Physical Therapists


Education and Training Requirements

High School

While you are in high school you can begin to prepare for this career by taking college preparatory classes, preferably advanced placement or honors courses to be a more competitive applicant. Your course work should include biology, chemistry, physics, health, and mathematics. Because so much of this work involves direct contact with clients, you should improve your people skills as well as your communication skills by taking psychology, sociology, and English classes.

Postsecondary Training

Physical therapists attain their professional skills through extensive education that takes place both in the classroom and in clinical settings. You should attend a school accredited by the Commission on Accreditation in Physical Therapy Education (CAPTE) to receive the most thorough education. CAPTE now only accredits schools offering postbaccalaureate degrees (master's and doctorate degrees), and you will need one of these degrees to practice physical therapy. Previously, CAPTE had accredited bachelor's degree programs. However, around the end of the 1990s, the bachelor's degree in physical therapy was slowly replaced by master's and doctorate physical therapy degrees. This change was made to give students an appropriate amount of time to study liberal arts as well as a physical therapy curriculum.  Clinical experience is done as supervised fieldwork in such settings as hospitals, home care agencies, and nursing homes.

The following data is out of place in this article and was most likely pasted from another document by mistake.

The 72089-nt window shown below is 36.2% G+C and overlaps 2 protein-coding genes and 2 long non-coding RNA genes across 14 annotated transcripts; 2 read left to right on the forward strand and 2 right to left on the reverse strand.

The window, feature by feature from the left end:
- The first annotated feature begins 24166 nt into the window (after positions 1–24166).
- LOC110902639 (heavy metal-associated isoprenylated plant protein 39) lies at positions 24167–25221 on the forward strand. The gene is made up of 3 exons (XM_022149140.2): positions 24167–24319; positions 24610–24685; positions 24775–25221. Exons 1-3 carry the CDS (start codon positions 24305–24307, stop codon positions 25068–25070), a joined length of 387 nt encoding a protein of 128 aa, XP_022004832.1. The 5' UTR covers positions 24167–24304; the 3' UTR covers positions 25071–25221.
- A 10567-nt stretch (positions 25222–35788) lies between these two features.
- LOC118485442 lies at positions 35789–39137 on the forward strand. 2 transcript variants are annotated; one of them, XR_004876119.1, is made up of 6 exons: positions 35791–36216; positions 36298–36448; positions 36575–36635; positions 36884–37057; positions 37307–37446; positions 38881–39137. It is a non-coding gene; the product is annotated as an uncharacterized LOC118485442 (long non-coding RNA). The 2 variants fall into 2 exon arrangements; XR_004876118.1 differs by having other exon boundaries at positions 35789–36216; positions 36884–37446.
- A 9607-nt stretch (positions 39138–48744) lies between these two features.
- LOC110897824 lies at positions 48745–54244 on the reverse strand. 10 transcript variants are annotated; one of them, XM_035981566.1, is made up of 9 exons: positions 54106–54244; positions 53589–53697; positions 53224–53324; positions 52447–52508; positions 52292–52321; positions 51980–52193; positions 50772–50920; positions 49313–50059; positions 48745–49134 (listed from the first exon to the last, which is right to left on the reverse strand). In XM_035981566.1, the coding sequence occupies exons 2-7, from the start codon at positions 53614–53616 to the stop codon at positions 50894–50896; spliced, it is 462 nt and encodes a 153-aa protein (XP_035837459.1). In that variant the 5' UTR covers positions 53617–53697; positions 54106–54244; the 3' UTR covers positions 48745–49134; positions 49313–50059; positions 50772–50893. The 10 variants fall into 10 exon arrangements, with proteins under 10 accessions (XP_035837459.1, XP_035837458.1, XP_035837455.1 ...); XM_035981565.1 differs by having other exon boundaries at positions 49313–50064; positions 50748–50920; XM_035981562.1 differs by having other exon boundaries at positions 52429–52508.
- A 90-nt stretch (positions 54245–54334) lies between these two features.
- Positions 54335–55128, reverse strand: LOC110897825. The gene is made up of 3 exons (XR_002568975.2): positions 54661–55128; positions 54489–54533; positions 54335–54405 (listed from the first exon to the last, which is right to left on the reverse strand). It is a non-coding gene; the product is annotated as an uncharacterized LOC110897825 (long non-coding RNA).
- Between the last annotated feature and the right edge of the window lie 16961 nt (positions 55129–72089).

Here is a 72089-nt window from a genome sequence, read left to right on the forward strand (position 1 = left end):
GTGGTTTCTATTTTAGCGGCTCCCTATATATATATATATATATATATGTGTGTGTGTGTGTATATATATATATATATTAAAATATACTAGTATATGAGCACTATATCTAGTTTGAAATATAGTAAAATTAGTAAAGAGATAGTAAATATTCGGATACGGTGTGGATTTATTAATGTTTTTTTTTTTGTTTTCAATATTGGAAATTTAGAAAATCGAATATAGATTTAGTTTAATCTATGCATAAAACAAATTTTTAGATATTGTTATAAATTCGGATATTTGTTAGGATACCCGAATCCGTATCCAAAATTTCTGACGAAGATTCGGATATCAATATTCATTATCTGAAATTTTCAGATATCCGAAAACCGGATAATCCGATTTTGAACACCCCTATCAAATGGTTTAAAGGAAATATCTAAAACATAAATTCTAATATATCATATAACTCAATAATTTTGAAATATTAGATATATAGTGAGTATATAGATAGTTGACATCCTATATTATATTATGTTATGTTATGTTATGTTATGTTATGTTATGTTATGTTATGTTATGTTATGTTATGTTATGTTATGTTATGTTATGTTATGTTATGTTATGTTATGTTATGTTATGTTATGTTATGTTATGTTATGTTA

Certification, Licensing, and Special Requirements

Certification or Licensing

Upon graduating from an accredited physical therapy educational program, all physical therapists must successfully complete a national examination. Other licensing requirements vary by state. You will need to check with the licensing board of the state in which you hope to work for specific information.

Specialist certification of physical therapists, while not a requirement for employment, is a desirable advanced credential. The American Board of Physical Therapy Specialties, an appointed group of the American Physical Therapy Association, certifies physical therapists who demonstrate specialized knowledge and advanced clinical proficiency in a specialty area of physical therapy practice and who pass a certifying examination. The nine areas of specialization are cardiovascular and pulmonary, clinical electrophysiology, geriatrics, neurology, oncology, orthopedics, pediatrics, sports, women's health, and wound management.

Experience, Skills, and Personality Traits

Physical therapy students should obtain as much experience in the field as possible by participating in clinical practicums, summer internships, and part-time jobs at hospitals, offices of physicians, and other organizations that employ physical therapists.

Successful physical therapists enjoy working with people and helping others to feel better, both physically and emotionally. They need creativity and patience to determine a treatment plan for each client and to help them achieve treatment goals. Physical therapists must also be committed to lifelong learning because new developments in technology and medicine mean that therapists must continually update their knowledge. It is also a plus to have a positive attitude and an outgoing personality.